A UK-based vCloud will please the EU and offers users a chance to stop buying servers
VMware has brought its hybrid Infrastructure-as-a-Service (IaaS) offering vCloud Hybrid Services (vCHS) to the UK, with partners and customers lining up to test its ability to ease their IT burdens.
The vCHS product was launched in the US last year, and it offers something like the Amazon Web Services (AWS) IaaS service, but managed with the same VMware tools that many firms use to handle their on-premises IT. Users including Cancer Research UK and BetFair exulted that this allows them to have one cloud environment, and move workloads at will between the public cloud and their on-premise systems, without having to reconfigure them or employ multiple staff specialised in different flavours of the cloud.
Last October, VMware announced vCHS was coming to Europe, with a beta trial in the UK, and it’s no surprise that the commercial launch is also happening here first, although VMware also promised data centres in other countries in Europe during the eventual roll-out. VMware CEO Pat Gelsinger (pictured) was on hand in London to launch the service.
Ninety percent of VMware’s business is done through partners, and the beta trial included Computacenter and Softcat. For them, it offers a chance to sell cloud services as an add-on for on-premises customers and (maybe) vice versa. Other partners on board include Kelway and Insight UK.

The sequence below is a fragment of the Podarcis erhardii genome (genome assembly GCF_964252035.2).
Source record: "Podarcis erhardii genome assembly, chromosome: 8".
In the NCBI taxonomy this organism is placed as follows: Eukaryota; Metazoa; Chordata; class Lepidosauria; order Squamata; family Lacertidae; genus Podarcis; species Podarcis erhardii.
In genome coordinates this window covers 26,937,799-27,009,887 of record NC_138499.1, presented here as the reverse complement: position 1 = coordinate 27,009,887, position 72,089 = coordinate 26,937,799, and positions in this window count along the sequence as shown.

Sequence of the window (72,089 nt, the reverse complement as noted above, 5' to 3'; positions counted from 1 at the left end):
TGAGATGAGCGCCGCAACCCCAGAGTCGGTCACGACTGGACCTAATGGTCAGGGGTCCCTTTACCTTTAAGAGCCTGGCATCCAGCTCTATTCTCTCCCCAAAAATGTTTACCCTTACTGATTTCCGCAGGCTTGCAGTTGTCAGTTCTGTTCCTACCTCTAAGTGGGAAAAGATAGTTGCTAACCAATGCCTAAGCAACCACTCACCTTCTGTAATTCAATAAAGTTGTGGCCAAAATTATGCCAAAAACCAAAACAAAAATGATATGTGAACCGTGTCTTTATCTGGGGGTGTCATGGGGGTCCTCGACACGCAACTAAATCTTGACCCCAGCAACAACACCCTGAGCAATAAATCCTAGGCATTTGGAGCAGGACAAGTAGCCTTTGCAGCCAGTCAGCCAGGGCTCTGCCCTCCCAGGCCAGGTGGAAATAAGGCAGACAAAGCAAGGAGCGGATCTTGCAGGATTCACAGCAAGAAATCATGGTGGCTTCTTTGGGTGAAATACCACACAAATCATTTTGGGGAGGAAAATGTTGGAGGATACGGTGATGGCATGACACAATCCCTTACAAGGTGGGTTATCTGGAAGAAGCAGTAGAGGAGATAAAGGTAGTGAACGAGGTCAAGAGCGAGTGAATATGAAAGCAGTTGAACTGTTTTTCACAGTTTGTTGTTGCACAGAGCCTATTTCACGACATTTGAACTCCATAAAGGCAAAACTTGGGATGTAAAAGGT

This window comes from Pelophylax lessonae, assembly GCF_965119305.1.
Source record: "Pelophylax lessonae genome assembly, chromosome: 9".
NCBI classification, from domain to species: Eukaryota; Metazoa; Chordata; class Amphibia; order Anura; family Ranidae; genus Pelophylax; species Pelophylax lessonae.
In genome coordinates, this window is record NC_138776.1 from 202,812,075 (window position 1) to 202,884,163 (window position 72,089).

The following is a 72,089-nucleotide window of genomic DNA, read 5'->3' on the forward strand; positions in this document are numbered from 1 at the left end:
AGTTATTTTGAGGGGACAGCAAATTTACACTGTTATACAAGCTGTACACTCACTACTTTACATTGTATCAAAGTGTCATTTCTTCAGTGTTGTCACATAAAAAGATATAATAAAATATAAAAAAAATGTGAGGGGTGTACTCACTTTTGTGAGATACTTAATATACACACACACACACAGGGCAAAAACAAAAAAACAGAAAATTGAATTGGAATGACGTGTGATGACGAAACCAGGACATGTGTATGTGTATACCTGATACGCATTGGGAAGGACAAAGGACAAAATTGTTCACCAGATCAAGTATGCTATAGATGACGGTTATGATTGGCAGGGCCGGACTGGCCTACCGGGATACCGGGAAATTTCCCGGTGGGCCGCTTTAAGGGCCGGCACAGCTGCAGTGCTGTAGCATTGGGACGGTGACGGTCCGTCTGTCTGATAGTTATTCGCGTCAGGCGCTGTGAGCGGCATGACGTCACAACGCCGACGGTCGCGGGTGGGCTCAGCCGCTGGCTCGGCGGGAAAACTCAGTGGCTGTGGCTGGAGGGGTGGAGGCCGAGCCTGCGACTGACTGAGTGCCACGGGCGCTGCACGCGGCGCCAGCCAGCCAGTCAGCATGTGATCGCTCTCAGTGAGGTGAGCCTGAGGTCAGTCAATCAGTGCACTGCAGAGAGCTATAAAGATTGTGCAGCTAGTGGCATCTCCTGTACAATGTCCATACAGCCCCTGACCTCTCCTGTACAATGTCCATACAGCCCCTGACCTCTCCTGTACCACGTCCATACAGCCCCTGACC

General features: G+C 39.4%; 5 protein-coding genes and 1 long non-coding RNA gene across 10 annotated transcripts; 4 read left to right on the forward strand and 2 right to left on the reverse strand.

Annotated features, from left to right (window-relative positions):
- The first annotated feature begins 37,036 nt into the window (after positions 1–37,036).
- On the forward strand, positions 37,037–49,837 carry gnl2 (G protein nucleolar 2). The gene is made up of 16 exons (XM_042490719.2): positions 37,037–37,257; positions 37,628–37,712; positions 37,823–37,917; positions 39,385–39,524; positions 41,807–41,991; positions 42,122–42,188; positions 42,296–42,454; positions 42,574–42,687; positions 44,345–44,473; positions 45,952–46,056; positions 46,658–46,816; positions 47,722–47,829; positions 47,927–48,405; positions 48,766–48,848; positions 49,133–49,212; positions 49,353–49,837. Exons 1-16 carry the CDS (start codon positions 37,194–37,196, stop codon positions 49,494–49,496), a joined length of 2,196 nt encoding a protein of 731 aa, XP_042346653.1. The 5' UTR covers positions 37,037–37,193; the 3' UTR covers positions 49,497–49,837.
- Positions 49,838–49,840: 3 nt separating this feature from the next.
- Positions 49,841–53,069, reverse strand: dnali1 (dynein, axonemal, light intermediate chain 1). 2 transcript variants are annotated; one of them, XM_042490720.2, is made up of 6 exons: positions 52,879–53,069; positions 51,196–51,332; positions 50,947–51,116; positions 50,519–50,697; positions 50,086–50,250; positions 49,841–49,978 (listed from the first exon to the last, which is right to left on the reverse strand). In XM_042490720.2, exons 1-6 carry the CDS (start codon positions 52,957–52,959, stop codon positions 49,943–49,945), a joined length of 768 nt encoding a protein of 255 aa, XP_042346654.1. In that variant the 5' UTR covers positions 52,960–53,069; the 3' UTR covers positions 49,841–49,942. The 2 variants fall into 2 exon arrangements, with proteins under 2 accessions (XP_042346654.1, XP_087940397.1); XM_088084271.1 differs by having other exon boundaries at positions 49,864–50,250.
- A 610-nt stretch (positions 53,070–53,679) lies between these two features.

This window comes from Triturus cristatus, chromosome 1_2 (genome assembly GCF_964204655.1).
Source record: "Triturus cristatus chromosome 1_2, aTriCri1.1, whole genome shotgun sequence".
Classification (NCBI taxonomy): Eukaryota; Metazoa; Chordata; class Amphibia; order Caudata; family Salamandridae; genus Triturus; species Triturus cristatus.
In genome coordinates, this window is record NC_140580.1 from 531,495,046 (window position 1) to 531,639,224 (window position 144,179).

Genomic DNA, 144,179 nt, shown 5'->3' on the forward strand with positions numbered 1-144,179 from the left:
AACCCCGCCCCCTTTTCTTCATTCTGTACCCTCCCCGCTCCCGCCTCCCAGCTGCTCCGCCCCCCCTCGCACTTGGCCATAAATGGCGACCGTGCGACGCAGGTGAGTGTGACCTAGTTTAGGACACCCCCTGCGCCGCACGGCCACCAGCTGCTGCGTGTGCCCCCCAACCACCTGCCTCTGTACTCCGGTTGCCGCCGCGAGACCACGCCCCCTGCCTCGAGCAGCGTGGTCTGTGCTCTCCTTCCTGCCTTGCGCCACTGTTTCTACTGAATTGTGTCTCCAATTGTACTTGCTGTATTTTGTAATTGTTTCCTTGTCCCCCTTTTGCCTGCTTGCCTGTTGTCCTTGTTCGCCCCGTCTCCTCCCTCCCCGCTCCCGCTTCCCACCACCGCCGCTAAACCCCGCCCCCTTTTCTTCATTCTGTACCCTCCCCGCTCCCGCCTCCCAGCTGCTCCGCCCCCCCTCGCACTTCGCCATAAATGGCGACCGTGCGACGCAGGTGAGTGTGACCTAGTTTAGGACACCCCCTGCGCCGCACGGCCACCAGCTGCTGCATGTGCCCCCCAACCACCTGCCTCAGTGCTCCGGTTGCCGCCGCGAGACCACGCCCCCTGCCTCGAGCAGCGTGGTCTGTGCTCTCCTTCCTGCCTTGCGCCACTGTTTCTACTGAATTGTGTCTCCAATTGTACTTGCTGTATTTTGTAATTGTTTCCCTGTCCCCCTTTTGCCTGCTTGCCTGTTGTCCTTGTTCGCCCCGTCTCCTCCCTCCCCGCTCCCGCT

Bill Fathers, who recently joined VMware from data centre provider Savvis to run its hybrid cloud business unit, said that although using VMware’s vCloud suite is “not a pre-requisite” to use vCHS, users will get more value from it if they do. Using precisely the same tools to manage both parts of the hybrid cloud is the big plus of the service, he said.
Mick Briggs, head of infrastructure at Cancer Research UK said he does not have to “carry the agility” he needs, meaning he can use the public cloud for short-term requirements such as fundraising campaigns, without having to have a silo of Amazon Web Services applications, or have a lot of on-premises servers at the ready. “We stretched our Layer 2 into VMware’s,” he said. “This was just ‘our cloud’.”
With vCHS, any service provider can provide a hybrid cloud service, but there is still plenty of scope for differentiation, said Ed Dolman, head of channel for UK and Ireland at VMware. They can provide virtual servers at different prices and different conditions, with varying contracts, and their abilities to handle the on-premises part of the system will also vary, as will the kind of consultancy they offer around the deal.
This first appeared on TechWeekEurope UK. Read the original story here.